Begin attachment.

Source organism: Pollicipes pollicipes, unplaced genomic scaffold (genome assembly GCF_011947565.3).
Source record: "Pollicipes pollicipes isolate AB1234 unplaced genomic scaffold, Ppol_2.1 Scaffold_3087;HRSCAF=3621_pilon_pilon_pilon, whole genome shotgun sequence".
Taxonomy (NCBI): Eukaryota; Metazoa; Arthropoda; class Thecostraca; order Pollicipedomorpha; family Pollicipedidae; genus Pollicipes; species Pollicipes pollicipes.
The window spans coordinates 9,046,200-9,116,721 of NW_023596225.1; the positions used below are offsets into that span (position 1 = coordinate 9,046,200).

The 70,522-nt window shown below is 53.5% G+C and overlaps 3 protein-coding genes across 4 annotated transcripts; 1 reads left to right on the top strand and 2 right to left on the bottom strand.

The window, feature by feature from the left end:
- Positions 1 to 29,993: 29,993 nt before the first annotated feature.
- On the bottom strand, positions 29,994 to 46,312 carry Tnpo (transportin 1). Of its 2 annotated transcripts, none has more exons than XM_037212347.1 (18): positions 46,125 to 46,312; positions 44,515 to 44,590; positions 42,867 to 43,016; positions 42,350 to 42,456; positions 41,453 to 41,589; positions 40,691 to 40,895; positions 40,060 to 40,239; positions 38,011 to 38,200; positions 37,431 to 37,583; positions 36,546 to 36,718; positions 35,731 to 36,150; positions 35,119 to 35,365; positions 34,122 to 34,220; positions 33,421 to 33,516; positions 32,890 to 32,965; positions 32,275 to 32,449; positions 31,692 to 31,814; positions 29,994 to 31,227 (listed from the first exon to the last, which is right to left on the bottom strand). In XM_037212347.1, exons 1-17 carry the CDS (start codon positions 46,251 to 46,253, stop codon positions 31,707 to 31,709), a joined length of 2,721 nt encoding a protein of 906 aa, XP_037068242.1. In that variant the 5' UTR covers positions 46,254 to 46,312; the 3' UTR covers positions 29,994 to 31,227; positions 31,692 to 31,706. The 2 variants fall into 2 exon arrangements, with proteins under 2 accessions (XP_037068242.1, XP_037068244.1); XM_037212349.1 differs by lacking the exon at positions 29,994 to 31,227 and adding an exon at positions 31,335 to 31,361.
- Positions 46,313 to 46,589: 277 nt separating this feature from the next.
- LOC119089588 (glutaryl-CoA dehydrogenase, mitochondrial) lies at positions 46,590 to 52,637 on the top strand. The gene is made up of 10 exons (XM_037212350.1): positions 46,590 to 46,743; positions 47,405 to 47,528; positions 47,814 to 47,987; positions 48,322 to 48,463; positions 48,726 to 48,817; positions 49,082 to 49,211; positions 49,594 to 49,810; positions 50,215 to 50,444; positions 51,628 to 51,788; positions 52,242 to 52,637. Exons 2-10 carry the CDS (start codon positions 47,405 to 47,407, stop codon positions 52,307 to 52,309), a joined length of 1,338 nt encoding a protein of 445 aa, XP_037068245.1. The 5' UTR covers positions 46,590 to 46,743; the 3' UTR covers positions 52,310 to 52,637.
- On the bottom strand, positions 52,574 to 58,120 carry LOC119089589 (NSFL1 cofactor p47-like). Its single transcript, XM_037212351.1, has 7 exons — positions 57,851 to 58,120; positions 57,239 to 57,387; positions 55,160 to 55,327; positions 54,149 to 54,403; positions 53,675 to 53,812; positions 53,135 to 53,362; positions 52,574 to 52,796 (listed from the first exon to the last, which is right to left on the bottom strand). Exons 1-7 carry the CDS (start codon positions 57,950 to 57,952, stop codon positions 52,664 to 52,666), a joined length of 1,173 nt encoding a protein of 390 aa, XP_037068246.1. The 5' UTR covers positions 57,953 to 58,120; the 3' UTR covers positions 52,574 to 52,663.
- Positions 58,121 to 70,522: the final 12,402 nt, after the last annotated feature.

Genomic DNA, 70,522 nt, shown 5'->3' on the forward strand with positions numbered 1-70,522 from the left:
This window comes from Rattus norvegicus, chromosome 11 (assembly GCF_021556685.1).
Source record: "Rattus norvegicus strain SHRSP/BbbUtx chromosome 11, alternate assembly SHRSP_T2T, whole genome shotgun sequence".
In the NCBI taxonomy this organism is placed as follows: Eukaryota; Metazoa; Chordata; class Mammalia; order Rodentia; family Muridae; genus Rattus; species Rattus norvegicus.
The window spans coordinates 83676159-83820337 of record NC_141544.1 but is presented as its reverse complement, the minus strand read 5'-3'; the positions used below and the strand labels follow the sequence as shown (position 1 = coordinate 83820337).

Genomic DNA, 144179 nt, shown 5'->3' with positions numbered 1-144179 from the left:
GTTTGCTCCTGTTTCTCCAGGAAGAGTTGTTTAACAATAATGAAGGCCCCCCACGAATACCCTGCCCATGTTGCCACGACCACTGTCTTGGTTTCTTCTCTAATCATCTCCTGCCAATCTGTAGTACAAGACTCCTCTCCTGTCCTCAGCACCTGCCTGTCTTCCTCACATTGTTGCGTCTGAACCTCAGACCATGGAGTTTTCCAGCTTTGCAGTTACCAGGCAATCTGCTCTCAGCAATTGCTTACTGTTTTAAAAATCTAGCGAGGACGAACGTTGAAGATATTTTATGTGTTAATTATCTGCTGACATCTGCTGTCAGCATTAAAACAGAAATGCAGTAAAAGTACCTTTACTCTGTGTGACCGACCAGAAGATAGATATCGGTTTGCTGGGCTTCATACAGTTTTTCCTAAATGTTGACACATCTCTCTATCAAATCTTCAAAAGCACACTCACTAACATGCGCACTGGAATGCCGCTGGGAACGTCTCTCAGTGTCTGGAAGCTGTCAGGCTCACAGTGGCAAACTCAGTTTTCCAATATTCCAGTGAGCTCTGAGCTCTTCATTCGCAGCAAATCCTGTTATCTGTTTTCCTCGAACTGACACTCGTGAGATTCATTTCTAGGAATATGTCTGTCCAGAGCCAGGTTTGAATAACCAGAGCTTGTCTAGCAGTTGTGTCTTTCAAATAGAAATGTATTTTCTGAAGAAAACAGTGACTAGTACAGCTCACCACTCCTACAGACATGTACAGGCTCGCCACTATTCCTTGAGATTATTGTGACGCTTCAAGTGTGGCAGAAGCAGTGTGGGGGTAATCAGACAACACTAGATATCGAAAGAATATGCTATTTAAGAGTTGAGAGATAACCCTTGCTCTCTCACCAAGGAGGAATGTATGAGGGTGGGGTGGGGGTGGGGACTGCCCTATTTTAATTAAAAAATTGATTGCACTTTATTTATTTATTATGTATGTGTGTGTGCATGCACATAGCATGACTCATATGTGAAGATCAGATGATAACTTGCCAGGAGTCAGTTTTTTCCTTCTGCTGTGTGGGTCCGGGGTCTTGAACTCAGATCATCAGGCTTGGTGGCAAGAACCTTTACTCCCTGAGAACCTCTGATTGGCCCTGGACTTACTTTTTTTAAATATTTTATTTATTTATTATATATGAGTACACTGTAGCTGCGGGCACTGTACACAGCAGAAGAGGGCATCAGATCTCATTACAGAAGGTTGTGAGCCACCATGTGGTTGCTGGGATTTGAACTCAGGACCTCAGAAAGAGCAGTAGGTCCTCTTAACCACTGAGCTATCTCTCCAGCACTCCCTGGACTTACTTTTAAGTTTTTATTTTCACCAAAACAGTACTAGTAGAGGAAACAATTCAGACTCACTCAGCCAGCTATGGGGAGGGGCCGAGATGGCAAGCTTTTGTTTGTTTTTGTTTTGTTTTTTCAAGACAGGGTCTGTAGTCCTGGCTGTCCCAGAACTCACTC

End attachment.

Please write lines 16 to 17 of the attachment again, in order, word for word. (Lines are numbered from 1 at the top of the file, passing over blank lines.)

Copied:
In the NCBI taxonomy this organism is placed as follows: Eukaryota; Metazoa; Chordata; class Mammalia; order Rodentia; family Muridae; genus Rattus; species Rattus norvegicus.
The window spans coordinates 83676159-83820337 of record NC_141544.1 but is presented as its reverse complement, the minus strand read 5'-3'; the positions used below and the strand labels follow the sequence as shown (position 1 = coordinate 83820337).